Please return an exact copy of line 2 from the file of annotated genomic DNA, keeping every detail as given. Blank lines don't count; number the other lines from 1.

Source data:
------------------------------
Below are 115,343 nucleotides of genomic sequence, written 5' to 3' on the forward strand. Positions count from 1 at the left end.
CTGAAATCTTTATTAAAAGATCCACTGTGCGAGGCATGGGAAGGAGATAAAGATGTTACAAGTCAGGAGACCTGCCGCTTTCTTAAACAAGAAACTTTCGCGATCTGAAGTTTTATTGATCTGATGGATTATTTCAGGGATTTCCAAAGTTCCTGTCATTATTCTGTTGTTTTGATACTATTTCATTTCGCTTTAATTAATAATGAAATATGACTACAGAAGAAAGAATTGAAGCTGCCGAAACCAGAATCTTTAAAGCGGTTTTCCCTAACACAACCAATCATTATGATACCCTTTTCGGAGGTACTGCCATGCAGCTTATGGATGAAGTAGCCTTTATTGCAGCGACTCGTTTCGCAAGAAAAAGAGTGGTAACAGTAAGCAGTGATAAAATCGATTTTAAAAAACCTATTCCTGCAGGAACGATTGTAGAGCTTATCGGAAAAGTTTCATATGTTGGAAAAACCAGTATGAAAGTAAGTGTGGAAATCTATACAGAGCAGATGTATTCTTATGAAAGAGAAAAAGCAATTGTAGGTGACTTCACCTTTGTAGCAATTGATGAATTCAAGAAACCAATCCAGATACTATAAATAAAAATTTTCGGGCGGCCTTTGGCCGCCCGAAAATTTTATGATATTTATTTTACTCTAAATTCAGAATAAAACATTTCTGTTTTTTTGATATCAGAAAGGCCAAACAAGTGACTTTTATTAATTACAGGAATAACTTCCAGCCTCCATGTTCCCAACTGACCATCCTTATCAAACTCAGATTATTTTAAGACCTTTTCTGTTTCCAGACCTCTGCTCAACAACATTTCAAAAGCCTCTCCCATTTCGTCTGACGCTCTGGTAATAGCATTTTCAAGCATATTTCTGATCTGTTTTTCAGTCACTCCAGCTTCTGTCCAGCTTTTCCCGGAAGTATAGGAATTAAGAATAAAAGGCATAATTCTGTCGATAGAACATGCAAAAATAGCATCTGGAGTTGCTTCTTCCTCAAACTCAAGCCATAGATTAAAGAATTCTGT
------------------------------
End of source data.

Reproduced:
CTGAAATCTTTATTAAAAGATCCACTGTGCGAGGCATGGGAAGGAGATAAAGATGTTACAAGTCAGGAGACCTGCCGCTTTCTTAAACAAGAAACTTTCGCGATCTGAAGTTTTATTGATCTGATGGATTATTTCAGGGATTTCCAAAGTTCCTGTCATTATTCTGTTGTTTTGATACTATTTCATTTCGCTTTAATTAATAATGAAATATGACTACAGAAGAAAGAATTGAAGCTGCCGAAACCAGAATCTTTAAAGCGGTTTTCCCTAACACAACCAATCATTATGATACCCTTTTCGGAGGTACTGCCATGCAGCTTATGGATGAAGTAGCCTTTATTGCAGCGACTCGTTTCGCAAGAAAAAGAGTGGTAACAGTAAGCAGTGATAAAATCGATTTTAAAAAACCTATTCCTGCAGGAACGATTGTAGAGCTTATCGGAAAAGTTTCATATGTTGGAAAAACCAGTATGAAAGTAAGTGTGGAAATCTATACAGAGCAGATGTATTCTTATGAAAGAGAAAAAGCAATTGTAGGTGACTTCACCTTTGTAGCAATTGATGAATTCAAGAAACCAATCCAGATACTATAAATAAAAATTTTCGGGCGGCCTTTGGCCGCCCGAAAATTTTATGATATTTATTTTACTCTAAATTCAGAATAAAACATTTCTGTTTTTTTGATATCAGAAAGGCCAAACAAGTGACTTTTATTAATTACAGGAATAACTTCCAGCCTCCATGTTCCCAACTGACCATCCTTATCAAACTCAGATTATTTTAAGACCTTTTCTGTTTCCAGACCTCTGCTCAACAACATTTCAAAAGCCTCTCCCATTTCGTCTGACGCTCTGGTAATAGCATTTTCAAGCATATTTCTGATCTGTTTTTCAGTCACTCCAGCTTCTGTCCAGCTTTTCCCGGAAGTATAGGAATTAAGAATAAAAGGCATAATTCTGTCGATAGAACATGCAAAAATAGCATCTGGAGTTGCTTCTTCCTCAAACTCAAGCCATAGATTAAAGAATTCTGT